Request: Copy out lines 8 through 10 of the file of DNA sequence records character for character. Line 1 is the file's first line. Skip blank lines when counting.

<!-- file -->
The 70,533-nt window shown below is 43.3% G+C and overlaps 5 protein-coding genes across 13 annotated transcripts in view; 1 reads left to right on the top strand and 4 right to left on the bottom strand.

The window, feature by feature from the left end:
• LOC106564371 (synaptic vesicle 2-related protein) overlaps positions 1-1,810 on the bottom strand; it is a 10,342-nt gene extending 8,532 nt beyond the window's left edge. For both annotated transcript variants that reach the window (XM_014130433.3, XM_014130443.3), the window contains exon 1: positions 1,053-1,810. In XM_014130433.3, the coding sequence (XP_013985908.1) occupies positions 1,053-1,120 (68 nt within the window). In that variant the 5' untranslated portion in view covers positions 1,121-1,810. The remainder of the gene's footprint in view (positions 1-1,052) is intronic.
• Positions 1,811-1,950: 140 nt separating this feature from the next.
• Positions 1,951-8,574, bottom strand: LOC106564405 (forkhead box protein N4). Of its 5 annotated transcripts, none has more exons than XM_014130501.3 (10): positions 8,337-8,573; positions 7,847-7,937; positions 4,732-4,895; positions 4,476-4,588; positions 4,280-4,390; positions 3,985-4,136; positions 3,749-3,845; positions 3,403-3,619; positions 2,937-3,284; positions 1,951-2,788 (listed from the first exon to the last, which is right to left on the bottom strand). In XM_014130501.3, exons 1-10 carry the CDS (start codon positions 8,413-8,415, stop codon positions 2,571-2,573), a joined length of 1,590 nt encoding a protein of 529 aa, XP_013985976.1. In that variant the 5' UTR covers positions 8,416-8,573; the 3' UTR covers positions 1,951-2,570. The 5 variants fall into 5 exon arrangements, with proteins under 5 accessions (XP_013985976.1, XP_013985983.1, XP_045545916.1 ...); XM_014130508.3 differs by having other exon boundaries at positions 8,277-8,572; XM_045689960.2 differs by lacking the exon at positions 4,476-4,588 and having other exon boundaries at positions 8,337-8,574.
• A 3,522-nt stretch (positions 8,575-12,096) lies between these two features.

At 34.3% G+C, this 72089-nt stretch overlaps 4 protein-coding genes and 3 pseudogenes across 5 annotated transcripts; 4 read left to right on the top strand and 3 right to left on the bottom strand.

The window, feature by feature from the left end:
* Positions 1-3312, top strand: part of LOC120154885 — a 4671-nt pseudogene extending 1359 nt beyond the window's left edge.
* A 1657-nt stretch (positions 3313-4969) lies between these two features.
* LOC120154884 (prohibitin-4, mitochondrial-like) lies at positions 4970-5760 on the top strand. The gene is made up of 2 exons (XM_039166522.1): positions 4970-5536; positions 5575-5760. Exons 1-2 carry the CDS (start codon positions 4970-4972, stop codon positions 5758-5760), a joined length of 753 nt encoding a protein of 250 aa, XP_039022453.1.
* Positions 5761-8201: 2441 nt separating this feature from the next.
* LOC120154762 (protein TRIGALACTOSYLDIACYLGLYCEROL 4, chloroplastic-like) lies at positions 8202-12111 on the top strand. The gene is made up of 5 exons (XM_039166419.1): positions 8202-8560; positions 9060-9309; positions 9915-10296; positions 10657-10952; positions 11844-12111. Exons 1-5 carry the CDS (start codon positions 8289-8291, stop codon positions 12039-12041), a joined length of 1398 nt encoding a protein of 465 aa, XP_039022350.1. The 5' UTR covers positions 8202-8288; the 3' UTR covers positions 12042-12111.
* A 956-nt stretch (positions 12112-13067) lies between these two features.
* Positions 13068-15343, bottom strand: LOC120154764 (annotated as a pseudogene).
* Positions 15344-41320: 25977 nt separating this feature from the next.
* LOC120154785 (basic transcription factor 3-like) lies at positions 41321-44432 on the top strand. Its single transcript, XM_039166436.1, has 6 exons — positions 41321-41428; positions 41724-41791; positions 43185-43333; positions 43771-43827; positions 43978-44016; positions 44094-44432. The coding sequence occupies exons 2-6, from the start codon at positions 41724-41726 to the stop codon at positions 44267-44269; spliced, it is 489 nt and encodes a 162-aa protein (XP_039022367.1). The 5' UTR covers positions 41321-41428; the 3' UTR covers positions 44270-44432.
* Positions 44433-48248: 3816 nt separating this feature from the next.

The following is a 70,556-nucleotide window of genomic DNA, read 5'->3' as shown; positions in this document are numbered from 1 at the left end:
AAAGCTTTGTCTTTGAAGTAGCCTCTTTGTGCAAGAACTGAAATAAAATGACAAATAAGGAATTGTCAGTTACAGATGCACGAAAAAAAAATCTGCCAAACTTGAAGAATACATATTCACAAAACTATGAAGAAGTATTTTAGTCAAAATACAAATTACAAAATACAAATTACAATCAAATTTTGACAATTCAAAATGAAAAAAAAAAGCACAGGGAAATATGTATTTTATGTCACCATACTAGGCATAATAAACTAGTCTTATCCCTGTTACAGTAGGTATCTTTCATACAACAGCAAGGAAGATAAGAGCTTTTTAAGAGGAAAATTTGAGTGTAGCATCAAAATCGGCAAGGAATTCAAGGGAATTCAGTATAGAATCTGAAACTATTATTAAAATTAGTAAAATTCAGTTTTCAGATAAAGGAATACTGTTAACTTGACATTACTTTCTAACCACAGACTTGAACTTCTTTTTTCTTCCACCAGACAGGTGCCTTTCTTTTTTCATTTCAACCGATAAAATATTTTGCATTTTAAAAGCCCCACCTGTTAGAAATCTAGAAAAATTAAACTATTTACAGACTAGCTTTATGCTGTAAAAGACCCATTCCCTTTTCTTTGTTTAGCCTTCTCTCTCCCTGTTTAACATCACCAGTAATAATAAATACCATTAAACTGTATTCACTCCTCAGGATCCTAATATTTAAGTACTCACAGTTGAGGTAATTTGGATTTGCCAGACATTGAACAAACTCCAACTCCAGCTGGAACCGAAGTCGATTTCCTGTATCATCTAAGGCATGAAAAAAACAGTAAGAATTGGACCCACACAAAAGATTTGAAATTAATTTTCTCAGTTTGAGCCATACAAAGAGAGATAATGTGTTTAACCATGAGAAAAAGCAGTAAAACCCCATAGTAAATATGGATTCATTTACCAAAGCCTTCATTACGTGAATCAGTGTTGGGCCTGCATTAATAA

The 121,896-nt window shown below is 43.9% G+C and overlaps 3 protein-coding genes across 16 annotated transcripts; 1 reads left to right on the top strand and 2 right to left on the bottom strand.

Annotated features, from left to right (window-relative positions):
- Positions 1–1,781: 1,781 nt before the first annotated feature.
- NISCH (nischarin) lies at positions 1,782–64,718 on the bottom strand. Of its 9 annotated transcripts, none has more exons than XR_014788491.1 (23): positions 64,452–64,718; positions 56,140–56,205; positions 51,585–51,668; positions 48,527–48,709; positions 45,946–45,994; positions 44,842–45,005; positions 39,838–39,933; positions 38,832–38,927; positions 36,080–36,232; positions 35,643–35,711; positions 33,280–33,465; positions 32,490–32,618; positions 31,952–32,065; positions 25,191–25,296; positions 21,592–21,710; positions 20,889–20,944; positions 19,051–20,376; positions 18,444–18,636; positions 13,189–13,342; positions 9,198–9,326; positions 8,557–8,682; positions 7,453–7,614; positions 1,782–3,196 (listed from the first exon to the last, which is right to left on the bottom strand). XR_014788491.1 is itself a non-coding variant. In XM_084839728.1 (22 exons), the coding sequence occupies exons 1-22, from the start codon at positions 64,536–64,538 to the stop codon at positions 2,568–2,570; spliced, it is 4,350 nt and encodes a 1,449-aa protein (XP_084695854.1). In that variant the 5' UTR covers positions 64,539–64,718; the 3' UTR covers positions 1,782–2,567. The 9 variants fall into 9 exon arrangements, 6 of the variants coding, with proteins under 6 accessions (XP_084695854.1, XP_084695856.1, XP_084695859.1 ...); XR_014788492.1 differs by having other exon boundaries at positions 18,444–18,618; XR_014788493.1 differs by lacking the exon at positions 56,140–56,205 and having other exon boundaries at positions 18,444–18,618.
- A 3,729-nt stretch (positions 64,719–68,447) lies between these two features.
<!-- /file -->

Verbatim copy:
The window, feature by feature from the left end:
* Positions 1-3312, top strand: part of LOC120154885 — a 4671-nt pseudogene extending 1359 nt beyond the window's left edge.
* A 1657-nt stretch (positions 3313-4969) lies between these two features.